Peace is not something that will happen over night. It is a difficult and long road, and we must always hold on to that hope.

7 thoughts on “For the Sake of Peace, Pray for the IDF

  1. IMHO, your argument is coherent, cogent, and well stated. Although I would add that while it is unclear why Israel escalated into this operation on December 29th, 2008, I believe it was inevitable. The situation on the ground was untenable. Hamas was arming itself with longer range missiles, as is evidenced by their use in reaching Beersheva.
    Whether this all out war was, at this time, the right strategic move or not, I do not know, and, like you, I have no way of knowing, today. I do believe, however, that given the trajectory of events, this outcome was written and sealed a while ago.

  2. You write:
    “If Israelis feel that they have the ability to defend themselves against aggression, then they will be more willing to compromise and sign a treaty. If, on the other hand, Israelis still feel week and vulnerable, there is no way that they will be willing to further jeopardize their security.”
    This is one of the dumbest statements I have had the misfortune to read.
    With whom will the Israelis sign a treaty? Hamas? When there is a Palestinian presence that is willing to negotiate, Israel will be at the table (and is with Abbas). When the Palestinian presence wants only the destruction of Israel, even at the expense of its own children, Israel will defend herself.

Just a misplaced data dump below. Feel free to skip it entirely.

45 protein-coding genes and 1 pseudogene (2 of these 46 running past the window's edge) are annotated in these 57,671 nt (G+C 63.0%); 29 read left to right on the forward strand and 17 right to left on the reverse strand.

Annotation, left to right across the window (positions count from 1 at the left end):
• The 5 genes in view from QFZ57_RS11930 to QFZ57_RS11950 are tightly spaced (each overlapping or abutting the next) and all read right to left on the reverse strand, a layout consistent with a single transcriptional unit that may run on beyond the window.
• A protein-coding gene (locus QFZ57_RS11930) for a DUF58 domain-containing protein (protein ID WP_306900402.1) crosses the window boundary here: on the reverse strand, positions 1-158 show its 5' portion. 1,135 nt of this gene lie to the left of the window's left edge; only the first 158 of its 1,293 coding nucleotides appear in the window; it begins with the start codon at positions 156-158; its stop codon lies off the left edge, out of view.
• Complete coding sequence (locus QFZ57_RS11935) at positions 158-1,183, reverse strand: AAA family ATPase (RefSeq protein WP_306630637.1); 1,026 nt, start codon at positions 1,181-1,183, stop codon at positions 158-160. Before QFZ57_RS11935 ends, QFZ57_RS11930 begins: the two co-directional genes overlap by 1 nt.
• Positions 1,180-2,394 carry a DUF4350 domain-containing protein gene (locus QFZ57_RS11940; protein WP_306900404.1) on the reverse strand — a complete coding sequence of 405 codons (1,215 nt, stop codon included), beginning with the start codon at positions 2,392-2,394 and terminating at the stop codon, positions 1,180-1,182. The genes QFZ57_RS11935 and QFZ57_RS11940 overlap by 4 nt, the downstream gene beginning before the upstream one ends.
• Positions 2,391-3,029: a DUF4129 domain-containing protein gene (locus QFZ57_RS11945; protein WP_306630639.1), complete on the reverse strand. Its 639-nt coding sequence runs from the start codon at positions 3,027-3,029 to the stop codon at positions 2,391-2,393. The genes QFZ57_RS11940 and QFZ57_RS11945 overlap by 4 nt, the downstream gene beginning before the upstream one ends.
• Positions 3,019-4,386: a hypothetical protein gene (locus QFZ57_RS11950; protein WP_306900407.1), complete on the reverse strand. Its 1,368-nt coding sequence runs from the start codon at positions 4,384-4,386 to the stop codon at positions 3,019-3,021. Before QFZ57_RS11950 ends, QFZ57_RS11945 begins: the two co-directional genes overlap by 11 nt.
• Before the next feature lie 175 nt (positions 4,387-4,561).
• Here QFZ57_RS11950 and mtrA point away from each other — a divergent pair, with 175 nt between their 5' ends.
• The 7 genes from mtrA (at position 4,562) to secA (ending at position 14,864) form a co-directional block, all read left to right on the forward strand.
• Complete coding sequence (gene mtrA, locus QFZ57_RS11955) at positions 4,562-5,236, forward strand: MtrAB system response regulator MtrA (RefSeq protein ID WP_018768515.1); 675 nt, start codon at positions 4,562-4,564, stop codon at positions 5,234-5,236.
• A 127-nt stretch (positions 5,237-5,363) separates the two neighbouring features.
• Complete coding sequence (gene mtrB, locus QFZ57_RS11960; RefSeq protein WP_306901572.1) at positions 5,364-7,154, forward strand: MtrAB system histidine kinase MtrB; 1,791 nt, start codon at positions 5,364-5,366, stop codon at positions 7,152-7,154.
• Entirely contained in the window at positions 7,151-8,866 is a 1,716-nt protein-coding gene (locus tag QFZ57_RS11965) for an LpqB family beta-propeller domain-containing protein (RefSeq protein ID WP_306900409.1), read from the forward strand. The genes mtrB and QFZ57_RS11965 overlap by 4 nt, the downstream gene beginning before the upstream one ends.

3. History, who are you kidding? Hamas offered an extension of the ceasefire in exchange for opening of the blockade. Israel refused. The international community has offered to broker to two ceasefires now. Israel refused.
    Israel is playing an elections game with lives when it should be playing it with diplomacy.

  4. Your comments are incredibly ignorant, not just stupid.
    Victory with invading and murdering civilians in Gaza.
    Your only ‘victory’ smells of the ‘final solution’ thinking that is so deep in Western culture.
    Only when you try to understand your own crimes and the injustice you have helped inflict on the Palestinian people will there be ‘victory’.
    Israel and its fanatics keep thinking they can collectively punish Palestinians into totally getting on their knees and agreeing to be slaves. Heroically, the Palestinians have resisted.
    If the people in the Warsaw ghetto had rockets–they would have used them.

  5. Your analysis is too formulaic and structural, and that is why it is completely wrong. Political science punditry won’t explain this situation to you because anti-colonial struggles are totally antithetical to the field of Political Science. You completely mis-comprehend the nature of Palestinian resistance to the occupation since 1948. It’s not about Hamas. It’s not about Fatah. Neither of those organizations existed in 1948, and more will arise if either of them are destroyed, as long as the occupation continues and Zionism, the theory of Jewish supremacy in the land of Palestine or biblical land of Israel, reigns. Even if the IDF “wins” against Hamas, meaning it destroys Hamas, Israel will never win with the Palestinians, who saw their mothers, brothers, fathers, sisters, cousins, daughters, sons, neighbors, doctors, teachers, traffic officers, and friends die at the hands of Israeli aggression, whether those people were militants or not. Don’t forget that, because the Palestinians never will.

  6. Don’t forget that, because the Palestinians never will. Military operations don’t create “facts on the ground.” They create wounds that will never disappear and will never heal.